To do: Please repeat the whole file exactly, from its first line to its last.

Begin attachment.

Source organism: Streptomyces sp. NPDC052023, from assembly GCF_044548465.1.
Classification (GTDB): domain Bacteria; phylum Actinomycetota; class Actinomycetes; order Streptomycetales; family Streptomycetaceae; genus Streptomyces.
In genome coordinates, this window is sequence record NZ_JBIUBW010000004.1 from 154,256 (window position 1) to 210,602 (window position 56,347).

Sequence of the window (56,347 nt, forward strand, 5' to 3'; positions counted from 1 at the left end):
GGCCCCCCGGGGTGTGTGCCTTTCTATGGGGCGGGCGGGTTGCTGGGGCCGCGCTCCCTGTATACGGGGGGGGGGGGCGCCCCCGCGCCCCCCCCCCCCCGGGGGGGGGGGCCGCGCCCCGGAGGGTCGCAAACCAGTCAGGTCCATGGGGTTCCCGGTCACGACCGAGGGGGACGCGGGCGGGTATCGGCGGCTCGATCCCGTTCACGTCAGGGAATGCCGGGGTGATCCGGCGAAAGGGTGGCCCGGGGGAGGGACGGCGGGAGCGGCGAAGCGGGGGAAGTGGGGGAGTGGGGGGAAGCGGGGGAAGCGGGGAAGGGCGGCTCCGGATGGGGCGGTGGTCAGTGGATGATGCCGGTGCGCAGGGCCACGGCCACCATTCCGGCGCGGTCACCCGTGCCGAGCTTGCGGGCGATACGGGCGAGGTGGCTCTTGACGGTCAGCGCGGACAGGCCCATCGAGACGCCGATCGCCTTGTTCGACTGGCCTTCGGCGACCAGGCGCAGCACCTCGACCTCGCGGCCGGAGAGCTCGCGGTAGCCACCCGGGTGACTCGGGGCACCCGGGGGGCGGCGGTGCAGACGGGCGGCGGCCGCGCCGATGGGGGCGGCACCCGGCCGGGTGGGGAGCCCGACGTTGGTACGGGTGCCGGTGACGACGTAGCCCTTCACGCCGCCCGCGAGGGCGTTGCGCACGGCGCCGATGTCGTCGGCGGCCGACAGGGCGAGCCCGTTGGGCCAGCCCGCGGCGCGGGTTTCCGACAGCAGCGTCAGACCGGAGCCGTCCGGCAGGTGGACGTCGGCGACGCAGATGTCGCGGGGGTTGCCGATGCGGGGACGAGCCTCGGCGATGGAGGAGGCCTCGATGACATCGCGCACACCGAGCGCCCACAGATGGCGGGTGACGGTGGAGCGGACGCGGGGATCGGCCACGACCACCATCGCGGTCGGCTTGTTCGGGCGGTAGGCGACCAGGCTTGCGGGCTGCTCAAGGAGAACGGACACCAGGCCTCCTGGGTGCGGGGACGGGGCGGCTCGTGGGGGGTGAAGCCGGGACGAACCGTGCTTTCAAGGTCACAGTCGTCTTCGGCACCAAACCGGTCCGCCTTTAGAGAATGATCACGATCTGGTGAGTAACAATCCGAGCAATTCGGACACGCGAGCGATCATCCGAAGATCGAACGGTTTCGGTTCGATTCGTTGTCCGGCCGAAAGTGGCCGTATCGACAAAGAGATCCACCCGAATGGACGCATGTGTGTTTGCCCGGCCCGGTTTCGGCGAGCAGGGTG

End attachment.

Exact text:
Source organism: Streptomyces sp. NPDC052023, from assembly GCF_044548465.1.
Classification (GTDB): domain Bacteria; phylum Actinomycetota; class Actinomycetes; order Streptomycetales; family Streptomycetaceae; genus Streptomyces.
In genome coordinates, this window is sequence record NZ_JBIUBW010000004.1 from 154,256 (window position 1) to 210,602 (window position 56,347).

Sequence of the window (56,347 nt, forward strand, 5' to 3'; positions counted from 1 at the left end):
GGCCCCCCGGGGTGTGTGCCTTTCTATGGGGCGGGCGGGTTGCTGGGGCCGCGCTCCCTGTATACGGGGGGGGGGGGCGCCCCCGCGCCCCCCCCCCCCCGGGGGGGGGGGCCGCGCCCCGGAGGGTCGCAAACCAGTCAGGTCCATGGGGTTCCCGGTCACGACCGAGGGGGACGCGGGCGGGTATCGGCGGCTCGATCCCGTTCACGTCAGGGAATGCCGGGGTGATCCGGCGAAAGGGTGGCCCGGGGGAGGGACGGCGGGAGCGGCGAAGCGGGGGAAGTGGGGGAGTGGGGGGAAGCGGGGGAAGCGGGGAAGGGCGGCTCCGGATGGGGCGGTGGTCAGTGGATGATGCCGGTGCGCAGGGCCACGGCCACCATTCCGGCGCGGTCACCCGTGCCGAGCTTGCGGGCGATACGGGCGAGGTGGCTCTTGACGGTCAGCGCGGACAGGCCCATCGAGACGCCGATCGCCTTGTTCGACTGGCCTTCGGCGACCAGGCGCAGCACCTCGACCTCGCGGCCGGAGAGCTCGCGGTAGCCACCCGGGTGACTCGGGGCACCCGGGGGGCGGCGGTGCAGACGGGCGGCGGCCGCGCCGATGGGGGCGGCACCCGGCCGGGTGGGGAGCCCGACGTTGGTACGGGTGCCGGTGACGACGTAGCCCTTCACGCCGCCCGCGAGGGCGTTGCGCACGGCGCCGATGTCGTCGGCGGCCGACAGGGCGAGCCCGTTGGGCCAGCCCGCGGCGCGGGTTTCCGACAGCAGCGTCAGACCGGAGCCGTCCGGCAGGTGGACGTCGGCGACGCAGATGTCGCGGGGGTTGCCGATGCGGGGACGAGCCTCGGCGATGGAGGAGGCCTCGATGACATCGCGCACACCGAGCGCCCACAGATGGCGGGTGACGGTGGAGCGGACGCGGGGATCGGCCACGACCACCATCGCGGTCGGCTTGTTCGGGCGGTAGGCGACCAGGCTTGCGGGCTGCTCAAGGAGAACGGACACCAGGCCTCCTGGGTGCGGGGACGGGGCGGCTCGTGGGGGGTGAAGCCGGGACGAACCGTGCTTTCAAGGTCACAGTCGTCTTCGGCACCAAACCGGTCCGCCTTTAGAGAATGATCACGATCTGGTGAGTAACAATCCGAGCAATTCGGACACGCGAGCGATCATCCGAAGATCGAACGGTTTCGGTTCGATTCGTTGTCCGGCCGAAAGTGGCCGTATCGACAAAGAGATCCACCCGAATGGACGCATGTGTGTTTGCCCGGCCCGGTTTCGGCGAGCAGGGTG